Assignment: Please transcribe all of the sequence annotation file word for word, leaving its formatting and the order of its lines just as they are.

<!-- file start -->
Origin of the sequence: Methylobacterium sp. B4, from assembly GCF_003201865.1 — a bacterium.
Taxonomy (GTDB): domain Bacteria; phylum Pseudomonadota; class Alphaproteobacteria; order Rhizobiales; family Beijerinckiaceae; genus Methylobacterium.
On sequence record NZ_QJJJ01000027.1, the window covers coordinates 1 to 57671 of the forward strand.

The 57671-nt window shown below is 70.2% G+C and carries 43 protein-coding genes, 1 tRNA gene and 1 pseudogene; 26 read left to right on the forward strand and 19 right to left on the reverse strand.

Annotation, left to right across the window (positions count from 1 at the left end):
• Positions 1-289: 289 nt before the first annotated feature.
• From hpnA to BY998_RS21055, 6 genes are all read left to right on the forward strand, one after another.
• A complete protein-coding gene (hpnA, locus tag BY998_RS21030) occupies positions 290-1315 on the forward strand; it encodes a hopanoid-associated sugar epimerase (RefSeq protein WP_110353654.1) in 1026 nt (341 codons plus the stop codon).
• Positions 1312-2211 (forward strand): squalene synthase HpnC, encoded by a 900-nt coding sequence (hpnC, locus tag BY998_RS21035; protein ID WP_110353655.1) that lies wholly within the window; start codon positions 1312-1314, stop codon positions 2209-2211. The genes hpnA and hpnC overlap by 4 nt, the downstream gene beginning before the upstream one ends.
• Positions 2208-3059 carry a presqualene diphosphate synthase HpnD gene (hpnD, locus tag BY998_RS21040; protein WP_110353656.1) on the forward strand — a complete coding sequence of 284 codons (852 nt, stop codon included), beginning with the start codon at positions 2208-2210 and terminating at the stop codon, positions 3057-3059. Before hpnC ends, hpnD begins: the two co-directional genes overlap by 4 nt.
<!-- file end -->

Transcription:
Origin of the sequence: Methylobacterium sp. B4, from assembly GCF_003201865.1 — a bacterium.
Taxonomy (GTDB): domain Bacteria; phylum Pseudomonadota; class Alphaproteobacteria; order Rhizobiales; family Beijerinckiaceae; genus Methylobacterium.
On sequence record NZ_QJJJ01000027.1, the window covers coordinates 1 to 57671 of the forward strand.

The 57671-nt window shown below is 70.2% G+C and carries 43 protein-coding genes, 1 tRNA gene and 1 pseudogene; 26 read left to right on the forward strand and 19 right to left on the reverse strand.

Annotation, left to right across the window (positions count from 1 at the left end):
• Positions 1-289: 289 nt before the first annotated feature.
• From hpnA to BY998_RS21055, 6 genes are all read left to right on the forward strand, one after another.
• A complete protein-coding gene (hpnA, locus tag BY998_RS21030) occupies positions 290-1315 on the forward strand; it encodes a hopanoid-associated sugar epimerase (RefSeq protein WP_110353654.1) in 1026 nt (341 codons plus the stop codon).
• Positions 1312-2211 (forward strand): squalene synthase HpnC, encoded by a 900-nt coding sequence (hpnC, locus tag BY998_RS21035; protein ID WP_110353655.1) that lies wholly within the window; start codon positions 1312-1314, stop codon positions 2209-2211. The genes hpnA and hpnC overlap by 4 nt, the downstream gene beginning before the upstream one ends.
• Positions 2208-3059 carry a presqualene diphosphate synthase HpnD gene (hpnD, locus tag BY998_RS21040; protein WP_110353656.1) on the forward strand — a complete coding sequence of 284 codons (852 nt, stop codon included), beginning with the start codon at positions 2208-2210 and terminating at the stop codon, positions 3057-3059. Before hpnC ends, hpnD begins: the two co-directional genes overlap by 4 nt.